Episode 8 of podcast is now live.
I am back to sock knitting and have been cracking on with my pair of Planum socks (by Clare Devine) in Cuthbert Sock Yarn, which Whistlebare Farm sent me for free to include my no-nylon sock experiment. As I am already smitten with the potential of this Mohair/Wensleydale blend, I picked up another skein of it at Nottingham Yarn Expo, where I met Alice of Whistlebare Farm. She shared some interesting facts about mohair’s properties.
As I deepen my dressmaking experience, I am increasingly looking at how I can use both my knitting and sewing skills to achieve a more natural wardrobe that meets my practical needs and appeals to my aesthetic senses. Although excluding certain types of fabrics from my wardrobe may limit my choice, I am finding different ways to achieve the look and functionality I want.
In this episode I talk about how I am knitting to satisfy my desire for patterns in some of my clothes. I explain how lace knitting is already doing this, e.g. with my Pomme de Pin cardigan (by Amy Christoffers), knit in Blacker Yarns’ Classic 4ply. I decided to add the Autumn’s End sweater (by Alana Dakos), knit in Dark Corriedale DK from Wooltops, to my wardrobe for the same reason but achieved a slightly unexpected but equally delightful pattern effect. And I am also considering incorporating some stranded colour work knitting into my wardrobe to add patterns, possibly in the form of the Northdale sweater from Gudrun Johnston’s The Shetland Trader, Book Two.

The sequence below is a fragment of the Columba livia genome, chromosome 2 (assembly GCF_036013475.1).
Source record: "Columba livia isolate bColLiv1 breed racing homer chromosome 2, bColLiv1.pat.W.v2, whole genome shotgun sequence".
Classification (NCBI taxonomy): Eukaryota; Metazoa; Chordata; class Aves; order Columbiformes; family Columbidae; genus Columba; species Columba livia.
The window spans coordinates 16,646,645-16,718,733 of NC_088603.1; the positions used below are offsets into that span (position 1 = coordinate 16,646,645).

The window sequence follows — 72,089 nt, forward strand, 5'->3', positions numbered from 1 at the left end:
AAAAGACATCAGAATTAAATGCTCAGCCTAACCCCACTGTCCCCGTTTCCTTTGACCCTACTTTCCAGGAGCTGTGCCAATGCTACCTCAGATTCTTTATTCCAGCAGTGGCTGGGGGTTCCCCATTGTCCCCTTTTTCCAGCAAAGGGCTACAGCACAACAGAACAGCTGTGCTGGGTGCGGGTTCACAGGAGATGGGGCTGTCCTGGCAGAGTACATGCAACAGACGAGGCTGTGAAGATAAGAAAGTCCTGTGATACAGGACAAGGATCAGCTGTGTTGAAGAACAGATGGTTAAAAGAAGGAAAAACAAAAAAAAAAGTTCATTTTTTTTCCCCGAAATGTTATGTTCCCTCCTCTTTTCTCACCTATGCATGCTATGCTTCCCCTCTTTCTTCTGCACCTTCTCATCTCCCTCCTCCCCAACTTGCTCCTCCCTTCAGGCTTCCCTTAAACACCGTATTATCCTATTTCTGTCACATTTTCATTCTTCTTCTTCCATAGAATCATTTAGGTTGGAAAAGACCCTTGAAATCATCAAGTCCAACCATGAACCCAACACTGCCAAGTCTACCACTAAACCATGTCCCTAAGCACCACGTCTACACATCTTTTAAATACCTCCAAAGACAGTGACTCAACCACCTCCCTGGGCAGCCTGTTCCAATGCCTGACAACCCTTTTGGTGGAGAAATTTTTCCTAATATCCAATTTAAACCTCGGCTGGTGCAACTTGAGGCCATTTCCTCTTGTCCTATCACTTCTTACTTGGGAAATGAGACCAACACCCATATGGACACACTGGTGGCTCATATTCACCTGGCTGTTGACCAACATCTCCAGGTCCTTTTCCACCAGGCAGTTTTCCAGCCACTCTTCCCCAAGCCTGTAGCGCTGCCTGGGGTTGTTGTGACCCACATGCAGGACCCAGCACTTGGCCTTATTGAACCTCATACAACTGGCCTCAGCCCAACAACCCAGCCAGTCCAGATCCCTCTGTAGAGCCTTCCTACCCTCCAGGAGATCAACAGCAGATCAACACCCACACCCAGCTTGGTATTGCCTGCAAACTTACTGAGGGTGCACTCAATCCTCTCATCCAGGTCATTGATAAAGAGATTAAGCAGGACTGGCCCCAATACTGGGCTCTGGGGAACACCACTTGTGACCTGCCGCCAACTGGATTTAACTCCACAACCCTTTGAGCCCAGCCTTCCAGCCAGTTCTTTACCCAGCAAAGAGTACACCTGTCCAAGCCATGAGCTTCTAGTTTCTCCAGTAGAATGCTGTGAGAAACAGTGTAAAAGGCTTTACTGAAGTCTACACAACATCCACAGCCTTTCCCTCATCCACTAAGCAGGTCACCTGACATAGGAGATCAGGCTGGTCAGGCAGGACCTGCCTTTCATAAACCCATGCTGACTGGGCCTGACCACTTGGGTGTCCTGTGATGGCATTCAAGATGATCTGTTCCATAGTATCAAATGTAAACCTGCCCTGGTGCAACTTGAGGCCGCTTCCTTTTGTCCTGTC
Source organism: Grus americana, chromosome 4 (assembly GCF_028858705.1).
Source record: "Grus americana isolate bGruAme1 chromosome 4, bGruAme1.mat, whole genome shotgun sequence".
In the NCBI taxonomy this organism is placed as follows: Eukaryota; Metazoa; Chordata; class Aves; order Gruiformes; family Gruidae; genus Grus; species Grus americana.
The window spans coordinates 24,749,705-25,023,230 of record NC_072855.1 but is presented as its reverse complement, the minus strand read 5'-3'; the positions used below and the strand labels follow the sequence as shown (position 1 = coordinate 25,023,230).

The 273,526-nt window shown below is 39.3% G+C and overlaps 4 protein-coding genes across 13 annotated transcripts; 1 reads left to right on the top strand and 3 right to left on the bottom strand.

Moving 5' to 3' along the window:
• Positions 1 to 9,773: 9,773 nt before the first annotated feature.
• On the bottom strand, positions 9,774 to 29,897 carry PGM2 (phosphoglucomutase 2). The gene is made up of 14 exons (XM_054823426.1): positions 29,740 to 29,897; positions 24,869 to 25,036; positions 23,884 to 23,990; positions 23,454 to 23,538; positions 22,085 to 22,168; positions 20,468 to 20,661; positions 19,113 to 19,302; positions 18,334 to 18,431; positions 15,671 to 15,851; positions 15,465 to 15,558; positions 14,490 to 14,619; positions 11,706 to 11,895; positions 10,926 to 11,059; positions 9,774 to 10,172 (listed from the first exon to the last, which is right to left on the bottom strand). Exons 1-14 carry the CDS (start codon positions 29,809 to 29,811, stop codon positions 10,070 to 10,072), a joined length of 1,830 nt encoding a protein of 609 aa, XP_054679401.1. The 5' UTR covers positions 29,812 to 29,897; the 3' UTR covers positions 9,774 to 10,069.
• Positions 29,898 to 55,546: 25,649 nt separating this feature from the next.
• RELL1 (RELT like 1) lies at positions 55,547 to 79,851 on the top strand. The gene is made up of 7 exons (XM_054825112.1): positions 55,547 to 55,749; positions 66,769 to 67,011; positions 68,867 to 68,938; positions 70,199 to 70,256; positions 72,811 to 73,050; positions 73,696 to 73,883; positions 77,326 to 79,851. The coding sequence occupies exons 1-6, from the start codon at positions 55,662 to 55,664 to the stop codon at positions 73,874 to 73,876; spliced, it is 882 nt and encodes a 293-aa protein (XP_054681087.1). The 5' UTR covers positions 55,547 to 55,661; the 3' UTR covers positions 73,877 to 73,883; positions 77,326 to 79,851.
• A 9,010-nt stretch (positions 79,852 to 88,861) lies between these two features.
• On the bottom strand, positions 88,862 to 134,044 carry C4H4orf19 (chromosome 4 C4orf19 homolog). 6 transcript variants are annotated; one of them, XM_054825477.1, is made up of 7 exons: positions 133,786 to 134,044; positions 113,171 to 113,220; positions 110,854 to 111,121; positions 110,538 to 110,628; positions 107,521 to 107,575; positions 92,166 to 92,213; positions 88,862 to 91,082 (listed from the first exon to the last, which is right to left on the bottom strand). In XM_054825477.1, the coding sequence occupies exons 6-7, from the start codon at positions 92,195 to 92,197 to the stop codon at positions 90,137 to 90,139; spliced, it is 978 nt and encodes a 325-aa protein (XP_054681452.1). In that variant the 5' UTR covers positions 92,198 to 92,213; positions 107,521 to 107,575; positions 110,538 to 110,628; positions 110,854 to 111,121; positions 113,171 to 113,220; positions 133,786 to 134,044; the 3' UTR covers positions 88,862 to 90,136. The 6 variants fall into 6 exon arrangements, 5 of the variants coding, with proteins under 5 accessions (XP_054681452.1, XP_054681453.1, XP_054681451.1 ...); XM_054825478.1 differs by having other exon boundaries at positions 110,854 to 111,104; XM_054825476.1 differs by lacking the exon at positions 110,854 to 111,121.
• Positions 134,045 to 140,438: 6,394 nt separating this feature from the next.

My wardrobe engineering has also involved looking for a solution to my lining/slip dilemma. In particular, how to balance the need for an antistatic layer to stop my cotton dresses and skirts clinging to my tights or riding up with my environmental qualms about manmade fabrics.
I also review Folk Fashion – Understanding Handmade Clothes by Amy Twigger Holroyd. I mentioned that the recommended retail price of the book is £14.99 but I note that it is currently available for £10.49 (plus P&P) directly from the publisher.
Finally, I share some inspiring gems. Wovember heads the list! There are many delightful tales of the link between wellness and wool on the website and there is also much inspiration to be found on Instagram under the hashtags: #wearwoolforwovember, #wovemberinstachallenge and #wovember2017. I also recommend two inspiring makers whose mindset resonates with me:
- @marillawalker and her blog of the same name; and
- @sarahcswett and her blog A Field Guide to Needlework.